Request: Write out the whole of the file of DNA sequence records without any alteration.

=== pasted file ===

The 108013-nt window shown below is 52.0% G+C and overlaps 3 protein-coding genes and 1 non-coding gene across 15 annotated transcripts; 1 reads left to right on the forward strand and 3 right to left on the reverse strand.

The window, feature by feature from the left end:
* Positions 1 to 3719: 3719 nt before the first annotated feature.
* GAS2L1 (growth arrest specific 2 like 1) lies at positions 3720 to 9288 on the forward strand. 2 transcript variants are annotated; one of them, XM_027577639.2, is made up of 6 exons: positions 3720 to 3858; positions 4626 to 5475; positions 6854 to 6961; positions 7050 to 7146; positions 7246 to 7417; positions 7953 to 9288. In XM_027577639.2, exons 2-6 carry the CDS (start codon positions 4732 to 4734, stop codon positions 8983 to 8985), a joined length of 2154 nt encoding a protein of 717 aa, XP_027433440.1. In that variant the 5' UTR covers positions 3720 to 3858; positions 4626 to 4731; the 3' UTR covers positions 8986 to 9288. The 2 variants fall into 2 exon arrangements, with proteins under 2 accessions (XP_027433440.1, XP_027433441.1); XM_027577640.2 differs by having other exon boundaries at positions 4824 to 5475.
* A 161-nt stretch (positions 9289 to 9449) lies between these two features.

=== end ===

The 108013-nt window shown below is 52.0% G+C and overlaps 3 protein-coding genes and 1 non-coding gene across 15 annotated transcripts; 1 reads left to right on the forward strand and 3 right to left on the reverse strand.

The window, feature by feature from the left end:
* Positions 1 to 3719: 3719 nt before the first annotated feature.
* GAS2L1 (growth arrest specific 2 like 1) lies at positions 3720 to 9288 on the forward strand. 2 transcript variants are annotated; one of them, XM_027577639.2, is made up of 6 exons: positions 3720 to 3858; positions 4626 to 5475; positions 6854 to 6961; positions 7050 to 7146; positions 7246 to 7417; positions 7953 to 9288. In XM_027577639.2, exons 2-6 carry the CDS (start codon positions 4732 to 4734, stop codon positions 8983 to 8985), a joined length of 2154 nt encoding a protein of 717 aa, XP_027433440.1. In that variant the 5' UTR covers positions 3720 to 3858; positions 4626 to 4731; the 3' UTR covers positions 8986 to 9288. The 2 variants fall into 2 exon arrangements, with proteins under 2 accessions (XP_027433440.1, XP_027433441.1); XM_027577640.2 differs by having other exon boundaries at positions 4824 to 5475.
* A 161-nt stretch (positions 9289 to 9449) lies between these two features.